November 1, 2018


Activity: Try Your Hand At This Ancient Skill

by Brandon Marie Miller

Humans have tracked and hunted animals for thousands of years. Prehistoric cave paintings show hunters at work finding food for their families. Most of us no longer hunt for our food. But if you want to discover the birds and animals in your own neighborhood-- get outside, open your eyes, and start tracking. You might be surprised at what you find!

A Prehistoric cave painting of hunters using bows and arrows

You are looking for "spoor." This means any tracks, signs, marks, or disturbances left by a passing animal. A track is an outline or imprint left in dirt, mud, or sand. This can be a footprint, or maybe the print of a tail dragging in the mud. Every animal has a different footprint.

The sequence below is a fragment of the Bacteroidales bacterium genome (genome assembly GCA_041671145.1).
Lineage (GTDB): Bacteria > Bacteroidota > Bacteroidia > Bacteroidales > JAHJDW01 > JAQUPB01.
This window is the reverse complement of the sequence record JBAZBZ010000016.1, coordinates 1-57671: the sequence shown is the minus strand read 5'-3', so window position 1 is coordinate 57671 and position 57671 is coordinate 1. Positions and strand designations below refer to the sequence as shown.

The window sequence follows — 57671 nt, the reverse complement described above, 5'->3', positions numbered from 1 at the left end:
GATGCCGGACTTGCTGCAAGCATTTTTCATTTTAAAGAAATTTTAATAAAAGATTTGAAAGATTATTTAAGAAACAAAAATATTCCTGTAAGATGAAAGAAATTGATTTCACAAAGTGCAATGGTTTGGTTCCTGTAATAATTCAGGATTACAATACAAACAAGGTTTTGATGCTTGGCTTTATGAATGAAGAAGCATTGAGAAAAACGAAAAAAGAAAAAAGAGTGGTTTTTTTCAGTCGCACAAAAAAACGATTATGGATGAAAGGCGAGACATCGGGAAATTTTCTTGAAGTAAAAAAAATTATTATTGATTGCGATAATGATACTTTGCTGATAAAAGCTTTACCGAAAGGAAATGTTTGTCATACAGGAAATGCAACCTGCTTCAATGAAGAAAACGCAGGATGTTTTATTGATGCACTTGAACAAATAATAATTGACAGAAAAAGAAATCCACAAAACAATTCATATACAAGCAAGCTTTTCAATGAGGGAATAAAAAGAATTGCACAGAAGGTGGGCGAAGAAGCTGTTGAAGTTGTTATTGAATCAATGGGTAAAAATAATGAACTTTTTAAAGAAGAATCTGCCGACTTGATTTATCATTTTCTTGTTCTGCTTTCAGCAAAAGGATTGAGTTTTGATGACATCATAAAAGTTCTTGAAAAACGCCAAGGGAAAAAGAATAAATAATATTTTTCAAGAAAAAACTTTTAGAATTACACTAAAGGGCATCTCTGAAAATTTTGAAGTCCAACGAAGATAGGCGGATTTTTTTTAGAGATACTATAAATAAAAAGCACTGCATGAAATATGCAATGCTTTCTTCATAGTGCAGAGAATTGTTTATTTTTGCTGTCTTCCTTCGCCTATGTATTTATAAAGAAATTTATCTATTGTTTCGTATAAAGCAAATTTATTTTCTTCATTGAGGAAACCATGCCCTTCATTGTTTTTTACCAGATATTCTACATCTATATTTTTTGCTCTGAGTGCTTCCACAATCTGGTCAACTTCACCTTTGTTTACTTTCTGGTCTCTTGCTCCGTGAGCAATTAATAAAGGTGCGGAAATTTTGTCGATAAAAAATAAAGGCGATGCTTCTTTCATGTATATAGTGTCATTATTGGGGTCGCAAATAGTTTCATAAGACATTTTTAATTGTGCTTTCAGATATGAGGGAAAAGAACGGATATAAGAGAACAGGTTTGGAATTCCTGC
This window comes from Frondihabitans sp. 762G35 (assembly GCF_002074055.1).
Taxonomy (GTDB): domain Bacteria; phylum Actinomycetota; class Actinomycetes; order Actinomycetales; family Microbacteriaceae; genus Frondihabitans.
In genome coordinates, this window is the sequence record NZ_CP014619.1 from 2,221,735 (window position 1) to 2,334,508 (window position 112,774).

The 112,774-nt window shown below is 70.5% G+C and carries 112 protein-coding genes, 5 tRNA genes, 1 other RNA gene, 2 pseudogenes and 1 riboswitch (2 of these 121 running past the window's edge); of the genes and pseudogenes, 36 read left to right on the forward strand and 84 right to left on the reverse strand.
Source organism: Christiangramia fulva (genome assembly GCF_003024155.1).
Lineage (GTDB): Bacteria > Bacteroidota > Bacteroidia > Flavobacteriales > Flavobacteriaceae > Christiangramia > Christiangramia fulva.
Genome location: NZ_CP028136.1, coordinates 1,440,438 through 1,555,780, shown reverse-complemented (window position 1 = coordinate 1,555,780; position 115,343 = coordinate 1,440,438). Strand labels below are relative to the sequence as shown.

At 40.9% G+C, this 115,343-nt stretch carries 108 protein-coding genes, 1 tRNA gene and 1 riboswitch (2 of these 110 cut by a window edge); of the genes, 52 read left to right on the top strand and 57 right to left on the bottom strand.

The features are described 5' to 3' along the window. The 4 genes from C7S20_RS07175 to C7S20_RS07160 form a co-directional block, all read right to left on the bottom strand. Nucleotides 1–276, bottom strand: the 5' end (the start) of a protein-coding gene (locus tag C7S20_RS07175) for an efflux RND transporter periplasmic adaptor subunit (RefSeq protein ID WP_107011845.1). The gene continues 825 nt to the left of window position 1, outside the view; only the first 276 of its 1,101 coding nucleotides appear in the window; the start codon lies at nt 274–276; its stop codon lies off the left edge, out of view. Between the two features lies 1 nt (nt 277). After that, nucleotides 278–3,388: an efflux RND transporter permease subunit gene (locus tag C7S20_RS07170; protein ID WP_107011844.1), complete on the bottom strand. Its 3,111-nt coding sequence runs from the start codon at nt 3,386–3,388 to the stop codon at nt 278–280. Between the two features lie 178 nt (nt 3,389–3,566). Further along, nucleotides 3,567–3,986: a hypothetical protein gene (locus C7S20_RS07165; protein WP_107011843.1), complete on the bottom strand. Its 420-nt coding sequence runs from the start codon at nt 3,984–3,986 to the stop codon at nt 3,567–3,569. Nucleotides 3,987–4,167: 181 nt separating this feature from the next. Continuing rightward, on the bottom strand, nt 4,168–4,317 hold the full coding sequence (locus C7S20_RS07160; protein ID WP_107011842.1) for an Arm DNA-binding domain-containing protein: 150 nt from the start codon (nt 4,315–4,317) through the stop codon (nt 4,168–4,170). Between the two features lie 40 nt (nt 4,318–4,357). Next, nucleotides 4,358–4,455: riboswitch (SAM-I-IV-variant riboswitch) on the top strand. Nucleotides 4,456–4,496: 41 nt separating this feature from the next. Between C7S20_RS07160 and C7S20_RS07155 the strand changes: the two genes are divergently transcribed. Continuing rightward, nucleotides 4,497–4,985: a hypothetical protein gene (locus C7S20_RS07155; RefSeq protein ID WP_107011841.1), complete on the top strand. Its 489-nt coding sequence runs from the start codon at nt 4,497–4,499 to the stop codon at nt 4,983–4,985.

A underside of a racoon foot

Look closely. Are there nibbled plants? Broken bits of nut shell? An animal has eaten a meal! Are there feathers on the ground? A piece of fur stuck of a twig? Has a tree trunk been marked by a deer rubbing its antlers or maybe there are claw marks in the wood? An animal has passed this way.

If you are in a park check for worn down paths that might be an animal trail. Are there nests, burrows and tunnels into the ground, are there dens or caves? These are animal homes.

You might even see "scat" or animal poop. Watch where you step! Did you know different animals have poop of various shapes and sizes, from little rabbit pellets to large flat patties?

You can find books at your local library and charts online that show different animal tracks. But you can get started with the activity below. Happy tracking!

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